University Of Tasmania
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Superscalar performance in a multi threaded microprocessor

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posted on 2023-05-26, 03:18 authored by Gunther, BK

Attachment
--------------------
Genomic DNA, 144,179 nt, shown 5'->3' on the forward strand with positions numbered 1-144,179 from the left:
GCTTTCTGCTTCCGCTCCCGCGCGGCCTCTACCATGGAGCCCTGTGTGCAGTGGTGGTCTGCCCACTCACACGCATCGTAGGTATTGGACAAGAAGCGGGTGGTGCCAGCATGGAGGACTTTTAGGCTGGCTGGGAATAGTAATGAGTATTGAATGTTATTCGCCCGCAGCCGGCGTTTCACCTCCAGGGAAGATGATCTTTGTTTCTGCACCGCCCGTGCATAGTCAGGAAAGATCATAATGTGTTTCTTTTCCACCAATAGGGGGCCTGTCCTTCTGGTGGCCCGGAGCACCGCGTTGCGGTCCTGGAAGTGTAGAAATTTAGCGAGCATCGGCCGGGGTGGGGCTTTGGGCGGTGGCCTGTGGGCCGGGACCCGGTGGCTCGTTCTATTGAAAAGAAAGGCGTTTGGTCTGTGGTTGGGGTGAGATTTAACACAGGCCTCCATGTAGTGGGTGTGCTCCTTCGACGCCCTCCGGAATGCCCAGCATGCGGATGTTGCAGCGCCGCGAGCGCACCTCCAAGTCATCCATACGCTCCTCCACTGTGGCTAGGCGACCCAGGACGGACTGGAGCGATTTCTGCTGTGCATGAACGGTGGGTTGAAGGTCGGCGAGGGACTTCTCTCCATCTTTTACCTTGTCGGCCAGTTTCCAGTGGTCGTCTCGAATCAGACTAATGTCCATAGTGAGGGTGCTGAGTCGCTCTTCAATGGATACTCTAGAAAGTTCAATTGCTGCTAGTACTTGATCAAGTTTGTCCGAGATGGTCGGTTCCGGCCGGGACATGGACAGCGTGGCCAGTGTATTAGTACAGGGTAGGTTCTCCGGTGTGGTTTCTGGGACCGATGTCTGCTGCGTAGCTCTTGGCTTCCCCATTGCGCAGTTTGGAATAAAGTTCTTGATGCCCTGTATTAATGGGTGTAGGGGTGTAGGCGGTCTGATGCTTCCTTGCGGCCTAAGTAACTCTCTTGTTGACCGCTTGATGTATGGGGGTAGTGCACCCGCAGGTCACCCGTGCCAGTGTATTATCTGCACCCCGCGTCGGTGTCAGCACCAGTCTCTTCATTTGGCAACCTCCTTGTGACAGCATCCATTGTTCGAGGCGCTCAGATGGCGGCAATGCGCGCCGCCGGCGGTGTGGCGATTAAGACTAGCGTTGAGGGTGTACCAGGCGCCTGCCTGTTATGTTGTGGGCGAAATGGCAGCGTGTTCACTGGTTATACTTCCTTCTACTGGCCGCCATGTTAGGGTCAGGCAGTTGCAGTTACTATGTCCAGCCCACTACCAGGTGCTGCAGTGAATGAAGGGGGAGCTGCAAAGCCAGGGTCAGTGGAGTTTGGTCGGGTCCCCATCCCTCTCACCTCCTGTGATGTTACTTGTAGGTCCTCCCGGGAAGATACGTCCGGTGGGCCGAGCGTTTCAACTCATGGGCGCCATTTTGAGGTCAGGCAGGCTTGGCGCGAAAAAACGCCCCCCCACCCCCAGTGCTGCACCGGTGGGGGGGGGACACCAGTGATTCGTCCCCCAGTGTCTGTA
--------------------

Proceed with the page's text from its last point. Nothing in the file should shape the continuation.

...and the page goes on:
Multithreaded processors, having hardware support for the concurrent execution of fine-grained threaded computations, are noted for their latency tolerance and low-cost synchronization. Multithreading is a technique for improving the utilization of processing elements (PEs) in parallel processing systems, thereby reducing cost/performance ratios. With increasing integrated circuit densities it is becoming feasible to integrate several PEs onto a single die, and further diminish the physical dimensions of parallel systems. However, by eliminating the artificial on-chip PE boundaries and sharing expensive resources in a more tightly coupled multithreaded architecture, even greater performance can be achieved from similar hardware. A multithreaded processor architecture (Concurro) was designed for possible microprocessor implementation with the objective of multiple instruction issues per cycle-sustained superscalar performance-by means of multithreading. This thesis considers the trade-offs necessary for such architectures to achieve high throughput and hardware utilization under scalability and cost constraints. A detailed simulation study was carried out to characterize the architecture and evaluate the impact of implementation decisions. The key to efficiency in Concurro is asynchronous, zero-time context switching among a limited set of contexts, promoting effective use of the storage hierarchy. A 64-bit, register-based, load/store instruction set architecture is augmented with thread manipulation primitives and !structure synchronization operations. Novel cache architectures and controller algorithms were designed for enhancing latency tolerance in the processor, while maximizing utilization of the most costly resources. When tested on a variety of numerical and integer workloads, Concurro was able to sustain superscalar instruction issue rates for multithreaded operation, yet showed scalar RISC performance on single-thread code. Even with a simple threading strategy it was frequently possible to extract full utilization from functional units or the instruction cache. The architecture showed size scalability to an order of magnitude while remaining binary compatible across these configurations. Performance of large configurations was shown to be limited ultimately by the bandwidth available from critical shared resources. With an appropriate memory system Concurro attained supercomputer-level floating point throughput operating out of uncached memory. The hardware requirements for this performance are expected to be comparable with those ofVLIW machines with similar datapaths.


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